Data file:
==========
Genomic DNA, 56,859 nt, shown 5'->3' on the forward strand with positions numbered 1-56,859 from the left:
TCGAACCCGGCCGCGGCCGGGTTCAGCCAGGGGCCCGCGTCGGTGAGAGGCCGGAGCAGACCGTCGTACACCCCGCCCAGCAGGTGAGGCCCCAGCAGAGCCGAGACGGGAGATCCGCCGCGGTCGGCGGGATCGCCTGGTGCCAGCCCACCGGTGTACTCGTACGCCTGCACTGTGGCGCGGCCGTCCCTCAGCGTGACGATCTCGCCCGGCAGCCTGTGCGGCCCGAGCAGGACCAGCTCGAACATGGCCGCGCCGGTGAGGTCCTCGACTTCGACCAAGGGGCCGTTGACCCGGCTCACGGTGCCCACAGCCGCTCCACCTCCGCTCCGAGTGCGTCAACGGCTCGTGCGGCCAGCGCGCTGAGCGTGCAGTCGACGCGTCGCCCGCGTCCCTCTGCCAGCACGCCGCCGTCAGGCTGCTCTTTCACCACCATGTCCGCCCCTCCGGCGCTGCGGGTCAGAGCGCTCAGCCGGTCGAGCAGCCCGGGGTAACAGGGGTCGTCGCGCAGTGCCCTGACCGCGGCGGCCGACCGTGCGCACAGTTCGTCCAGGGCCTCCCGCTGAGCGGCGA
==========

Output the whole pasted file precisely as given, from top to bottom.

Genomic DNA, 56,859 nt, shown 5'->3' on the forward strand with positions numbered 1-56,859 from the left:
TCGAACCCGGCCGCGGCCGGGTTCAGCCAGGGGCCCGCGTCGGTGAGAGGCCGGAGCAGACCGTCGTACACCCCGCCCAGCAGGTGAGGCCCCAGCAGAGCCGAGACGGGAGATCCGCCGCGGTCGGCGGGATCGCCTGGTGCCAGCCCACCGGTGTACTCGTACGCCTGCACTGTGGCGCGGCCGTCCCTCAGCGTGACGATCTCGCCCGGCAGCCTGTGCGGCCCGAGCAGGACCAGCTCGAACATGGCCGCGCCGGTGAGGTCCTCGACTTCGACCAAGGGGCCGTTGACCCGGCTCACGGTGCCCACAGCCGCTCCACCTCCGCTCCGAGTGCGTCAACGGCTCGTGCGGCCAGCGCGCTGAGCGTGCAGTCGACGCGTCGCCCGCGTCCCTCTGCCAGCACGCCGCCGTCAGGCTGCTCTTTCACCACCATGTCCGCCCCTCCGGCGCTGCGGGTCAGAGCGCTCAGCCGGTCGAGCAGCCCGGGGTAACAGGGGTCGTCGCGCAGTGCCCTGACCGCGGCGGCCGACCGTGCGCACAGTTCGTCCAGGGCCTCCCGCTGAGCGGCGA